Collective Subconscious has been shown at Centre Pompidou, Kunsthalle Düsseldorf, NYC MoMA and other spaces.

Yin Xiuzhen - Collective Subconscious
Yin XiuzhenCollective Subconscious, 2007, Minibus, stainless steel, used clothes, stools, music
1420 x 140 x 190 cm

Yin Xiuzhen - Collective Subconscious
Yin XiuzhenCollective Subconscious, 2007, Minibus, stainless steel, used clothes, stools, music
1420 x 140 x 190 cm

aYin Xiuzhen - Collective Subconscious
Yin XiuzhenCollective Subconscious, 2007, Minibus, stainless steel, used clothes, stools, music
1420 x 140 x 190 cm

Yin Xiuzhen - Collective-Subconscious, Kunsthalle Düsseldorf
Yin XiuzhenCollective Subconscious, 2007, Minibus, stainless steel, used clothes, stools, music
1420 x 140 x 190 cm


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You won’t find these tapestries in any church (NSFW)

You won’t find these tapestries in any church (NSFW)

Erin M Riley - Self Portrait 2, 72 x 48 inch, 2015

Erin M. RileySelf Portrait 2, 2015, Hand woven tapestry, hand dyed wool on a cotton warp, 182.9 x 121.9 cm

Is there a better reflection of a culture than the creatives living in it? From painters to photographers to poets, the voice of our moment is often told most aptly and timelessly through what they create. The same goes for Erin M. Riley. She has taken a look at both her own and the collective conscious of the individuals of today and laid what she sees for all to witness. 

She creates tapestries depicting occasionally controversial subject matter involving porn, guns and drugs. Her work has been featured in magazines and shown at numerous galleries both in her home country of the US as well as internationally.

Having just recently come across Erin’s work, I was full of questions- hard, silly and serious. I reached out to her in the end of 2015. This is the conversation that followed.

Phil America

Let’s start from the beginning. How did you first learn to start weaving?

I found weaving in college. I was interested in sewing and painting, and the fibers major was something that sat perfectly between those two. I could learn construction alongside fine art sensibilities. Weaving was a process I had no knowledge of and I connected instantly with it.

From there how did you progress into having a specific style?

I learned “tapestry” early on and was weaving abstract pieces while also making lots of paper collage work out of found and family photographs that used the silhouette a lot. These eventually led me to combining the two, making simple drawings that I translated into tapestry using a very limited color palette. This progressed and eventually I was using found and photographs I was taking for the work.

Marshall McLuhan famously said, “the medium is the message.” How does the medium you choose to work with inform the subtext of the image?

Weaving is just another way to arrange color on a 2 dimensional surface. I am an image maker. Think of me as a painter who uses yarn.

Erin M Riley - Alone Alone, 48 x 37 inch, 2014

Erin M. RileyAlone Alone, 2014, Hand woven tapestry, hand dyed wool on a cotton warp, 121.9 x 94 cm

Erin M Riley - Loot 5, 42 x 26 inch, 2012

Erin M. RileyLoot 5, 2012, Hand woven tapestry, hand dyed wool on a cotton warp, 106.7 x 66 cm

I know you told me before but how long does each piece take you, roughly, and do you ever get halfway done with a piece and scrap it?

I have only stopped two pieces, one because I had to move my loom and another because it was to small to get the detail I wanted. My work takes from a week to a month to weave, I work 12-14 hour days, every day and I also mix and dye my colors, plus all other prep.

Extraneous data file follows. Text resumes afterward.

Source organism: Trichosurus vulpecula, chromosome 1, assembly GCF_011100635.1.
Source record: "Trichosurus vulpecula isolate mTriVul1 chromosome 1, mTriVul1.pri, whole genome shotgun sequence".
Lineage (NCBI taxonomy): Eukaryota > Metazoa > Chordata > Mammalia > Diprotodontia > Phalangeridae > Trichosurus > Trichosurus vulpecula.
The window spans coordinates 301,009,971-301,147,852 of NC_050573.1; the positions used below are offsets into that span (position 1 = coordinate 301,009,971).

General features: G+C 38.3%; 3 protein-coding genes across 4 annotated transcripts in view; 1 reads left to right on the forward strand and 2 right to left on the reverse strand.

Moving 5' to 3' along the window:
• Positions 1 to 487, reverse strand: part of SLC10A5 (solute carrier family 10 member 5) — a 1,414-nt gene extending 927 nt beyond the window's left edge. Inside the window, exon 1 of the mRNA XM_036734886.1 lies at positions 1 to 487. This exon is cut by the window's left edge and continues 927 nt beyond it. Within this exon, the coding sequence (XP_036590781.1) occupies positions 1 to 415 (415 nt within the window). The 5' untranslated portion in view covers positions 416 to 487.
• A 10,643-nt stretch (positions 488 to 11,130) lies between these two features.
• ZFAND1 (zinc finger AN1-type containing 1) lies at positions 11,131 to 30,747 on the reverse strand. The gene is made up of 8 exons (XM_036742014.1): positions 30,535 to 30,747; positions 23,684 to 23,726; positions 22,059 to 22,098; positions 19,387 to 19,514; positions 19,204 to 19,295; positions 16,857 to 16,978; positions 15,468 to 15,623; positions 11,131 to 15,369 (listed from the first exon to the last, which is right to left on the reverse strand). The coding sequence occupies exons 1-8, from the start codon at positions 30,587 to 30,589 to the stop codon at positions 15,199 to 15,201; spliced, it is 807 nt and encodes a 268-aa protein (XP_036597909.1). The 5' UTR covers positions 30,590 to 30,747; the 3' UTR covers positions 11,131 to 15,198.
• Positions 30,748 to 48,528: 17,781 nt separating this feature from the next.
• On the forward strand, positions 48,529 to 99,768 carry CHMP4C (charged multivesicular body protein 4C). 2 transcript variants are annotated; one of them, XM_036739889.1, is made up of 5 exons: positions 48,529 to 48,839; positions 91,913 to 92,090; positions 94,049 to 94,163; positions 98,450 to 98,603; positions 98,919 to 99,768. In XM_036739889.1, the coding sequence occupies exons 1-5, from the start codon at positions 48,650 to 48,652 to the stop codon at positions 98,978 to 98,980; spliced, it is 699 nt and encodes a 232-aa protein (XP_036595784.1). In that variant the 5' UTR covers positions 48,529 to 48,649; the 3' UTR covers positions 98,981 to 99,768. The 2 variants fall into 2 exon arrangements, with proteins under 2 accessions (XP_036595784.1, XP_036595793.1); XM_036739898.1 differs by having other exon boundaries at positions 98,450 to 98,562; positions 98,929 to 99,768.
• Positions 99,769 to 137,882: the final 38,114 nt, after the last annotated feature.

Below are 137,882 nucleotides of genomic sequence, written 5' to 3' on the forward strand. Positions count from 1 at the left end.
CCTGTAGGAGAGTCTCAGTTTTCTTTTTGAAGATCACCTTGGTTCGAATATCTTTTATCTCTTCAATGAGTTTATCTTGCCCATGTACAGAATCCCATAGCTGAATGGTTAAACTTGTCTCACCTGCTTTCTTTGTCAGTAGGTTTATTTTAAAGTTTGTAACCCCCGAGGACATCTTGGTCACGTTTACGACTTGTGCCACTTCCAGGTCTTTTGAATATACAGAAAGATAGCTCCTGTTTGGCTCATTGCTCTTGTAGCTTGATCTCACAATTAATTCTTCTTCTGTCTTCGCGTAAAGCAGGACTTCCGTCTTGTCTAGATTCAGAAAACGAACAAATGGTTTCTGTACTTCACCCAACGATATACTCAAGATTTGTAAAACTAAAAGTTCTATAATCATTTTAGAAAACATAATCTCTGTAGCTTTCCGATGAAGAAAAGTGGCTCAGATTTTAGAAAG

I am really fascinated by how much work goes into each one. A lot of other artists do similar work to yours by designing it digitally. Can you explain
the process of creating one of your works?

There is either digitally woven work or work that is hired out. I work from images so I collect or take photos for an upcoming piece, blow it up to scale and start a line drawing that will be pinned behind the warp on the loom. I collect and prepare colors for the pieces and get everything ready to start weaving, after that its just a slow and steady process of weaving the image from the bottom up. Historically tapestry is woven side to side but I weave bottom to top.

Why do you choose using images of guns and porn rather than flowers or other imagery traditionally seen in tapestry?

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Stonehenge has never been this much fun: Inflated & bouncy

Stonehenge has never been this much fun: Inflated & bouncy

Jeremy Deller - Sacrilege, in West Kowloon Cultural District Promenade, Hong Kong
Jeremy DellerSacrilege, in West Kowloon Cultural District Promenade, Hong Kong

Sacrilege is a life-sized, inflatable replica of Stonehenge, the British heritage and pagan site and popular tourist attraction. It is a bouncy castle, an interactive inflatable pillow that viewers may walk and jump on. It is an energetic, humorous work that Jeremy Deller describes as a way to get reacquainted with ancient Britain with your shoes off. It is a touring project visiting 33 sites across the UK and launched at the Glasgow International Festival of Visual Art.

Jeremy Deller - Sacrilege, in Heartlands, Cornwall (UK)
Jeremy DellerSacrilege, in Heartlands, Cornwall (UK)

Jeremy Deller - Sacrilege, in Hong Kong, West Kowloon Cultural District Promenade
Jeremy DellerSacrilege, in West Kowloon Cultural District Promenade, Hong Kong

Jeremy Deller - Sacrilege, in West Kowloon Cultural District Promenade, Hong Kong
Jeremy DellerSacrilege, in West Kowloon Cultural District Promenade, Hong Kong

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Smoke bomb photo exhibition in old Italian castle

Smoke bomb photo exhibition in old Italian castle

Filippo Minelli - Le Forme del Silenzio
Shape B/F + Shape C/A

Filippo Minelli’s solo exhibition Le Forme del Silenzio (the Shapes of Silence) opened last week. Read all about it in the previous post.

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Colorful smoke bombs in Italian 13th century castle

Colorful smoke bombs in Italian 13th century castle

Filippo Minelli - Shape CF

Filippo Minelli – Shape CF, 2012, 80x120cm, fine-art print on dibond

Filippo Minelli shows 12 photos of his iconic on-going smoke bomb series Silence/Shapes in his next solo exhibition Le Forme del Silenzio (the Shapes of Silence). It is held at Castello di Bornato, an Italian castle about 80km from Milan. Some of the works were created in the land visible from the castle hill.